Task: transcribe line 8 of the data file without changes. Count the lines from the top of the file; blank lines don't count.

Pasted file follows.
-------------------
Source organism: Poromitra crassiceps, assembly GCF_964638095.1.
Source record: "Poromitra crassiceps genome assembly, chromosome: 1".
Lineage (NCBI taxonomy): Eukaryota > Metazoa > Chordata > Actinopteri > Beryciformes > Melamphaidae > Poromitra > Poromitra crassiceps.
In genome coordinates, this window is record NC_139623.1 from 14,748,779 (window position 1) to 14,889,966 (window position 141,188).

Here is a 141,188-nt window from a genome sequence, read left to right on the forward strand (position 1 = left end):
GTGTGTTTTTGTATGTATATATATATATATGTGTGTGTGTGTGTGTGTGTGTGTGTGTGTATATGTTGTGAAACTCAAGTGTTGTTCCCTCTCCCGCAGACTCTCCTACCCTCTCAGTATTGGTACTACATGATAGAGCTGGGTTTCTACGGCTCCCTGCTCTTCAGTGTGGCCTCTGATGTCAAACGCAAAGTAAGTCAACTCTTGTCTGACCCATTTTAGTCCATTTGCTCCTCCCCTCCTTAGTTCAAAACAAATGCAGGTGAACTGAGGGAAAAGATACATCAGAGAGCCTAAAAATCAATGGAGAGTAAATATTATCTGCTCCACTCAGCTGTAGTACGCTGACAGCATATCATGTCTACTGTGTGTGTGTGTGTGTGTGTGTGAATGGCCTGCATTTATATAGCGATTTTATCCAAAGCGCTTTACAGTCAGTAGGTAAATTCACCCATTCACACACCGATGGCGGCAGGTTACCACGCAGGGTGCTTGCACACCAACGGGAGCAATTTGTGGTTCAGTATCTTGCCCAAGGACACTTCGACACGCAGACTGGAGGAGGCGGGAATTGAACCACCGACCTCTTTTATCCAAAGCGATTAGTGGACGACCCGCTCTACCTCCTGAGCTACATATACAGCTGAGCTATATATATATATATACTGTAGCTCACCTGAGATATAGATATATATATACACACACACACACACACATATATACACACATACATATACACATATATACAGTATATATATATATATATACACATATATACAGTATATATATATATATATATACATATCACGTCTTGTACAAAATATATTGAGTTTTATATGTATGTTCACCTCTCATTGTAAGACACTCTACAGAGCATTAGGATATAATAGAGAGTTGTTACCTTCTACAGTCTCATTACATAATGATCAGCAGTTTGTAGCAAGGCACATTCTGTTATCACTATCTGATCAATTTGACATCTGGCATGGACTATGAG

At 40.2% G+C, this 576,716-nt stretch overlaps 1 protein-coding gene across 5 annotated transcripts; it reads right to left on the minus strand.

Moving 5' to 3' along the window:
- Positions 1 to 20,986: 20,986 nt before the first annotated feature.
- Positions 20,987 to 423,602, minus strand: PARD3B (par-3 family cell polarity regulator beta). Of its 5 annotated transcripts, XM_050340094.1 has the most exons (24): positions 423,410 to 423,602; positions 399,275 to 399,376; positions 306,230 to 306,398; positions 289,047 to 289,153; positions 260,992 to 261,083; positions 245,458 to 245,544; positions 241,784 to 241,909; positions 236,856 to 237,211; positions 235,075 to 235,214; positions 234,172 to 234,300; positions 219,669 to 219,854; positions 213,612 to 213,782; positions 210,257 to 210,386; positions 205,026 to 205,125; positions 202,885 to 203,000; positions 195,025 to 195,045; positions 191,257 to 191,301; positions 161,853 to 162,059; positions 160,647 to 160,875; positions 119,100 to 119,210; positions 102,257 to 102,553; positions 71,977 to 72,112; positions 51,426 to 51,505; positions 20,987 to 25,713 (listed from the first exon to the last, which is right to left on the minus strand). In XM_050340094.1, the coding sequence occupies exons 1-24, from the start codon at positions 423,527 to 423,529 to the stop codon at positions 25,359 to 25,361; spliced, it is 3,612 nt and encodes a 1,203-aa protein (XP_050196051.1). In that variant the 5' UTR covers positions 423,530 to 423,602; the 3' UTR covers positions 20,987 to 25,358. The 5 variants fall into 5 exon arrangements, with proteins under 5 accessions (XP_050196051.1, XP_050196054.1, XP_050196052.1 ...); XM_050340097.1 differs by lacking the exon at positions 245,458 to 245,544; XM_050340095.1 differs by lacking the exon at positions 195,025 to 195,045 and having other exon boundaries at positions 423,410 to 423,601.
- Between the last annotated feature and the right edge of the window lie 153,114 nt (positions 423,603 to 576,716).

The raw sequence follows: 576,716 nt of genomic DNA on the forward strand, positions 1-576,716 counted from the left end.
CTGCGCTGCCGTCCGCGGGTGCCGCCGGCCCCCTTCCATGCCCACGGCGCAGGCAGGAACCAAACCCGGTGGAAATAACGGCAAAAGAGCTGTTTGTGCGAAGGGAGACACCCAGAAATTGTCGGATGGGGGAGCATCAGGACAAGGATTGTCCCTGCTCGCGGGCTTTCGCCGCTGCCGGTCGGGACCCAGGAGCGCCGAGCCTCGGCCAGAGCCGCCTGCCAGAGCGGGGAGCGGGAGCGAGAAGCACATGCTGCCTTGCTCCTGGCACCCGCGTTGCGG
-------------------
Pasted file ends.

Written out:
Moving 5' to 3' along the window: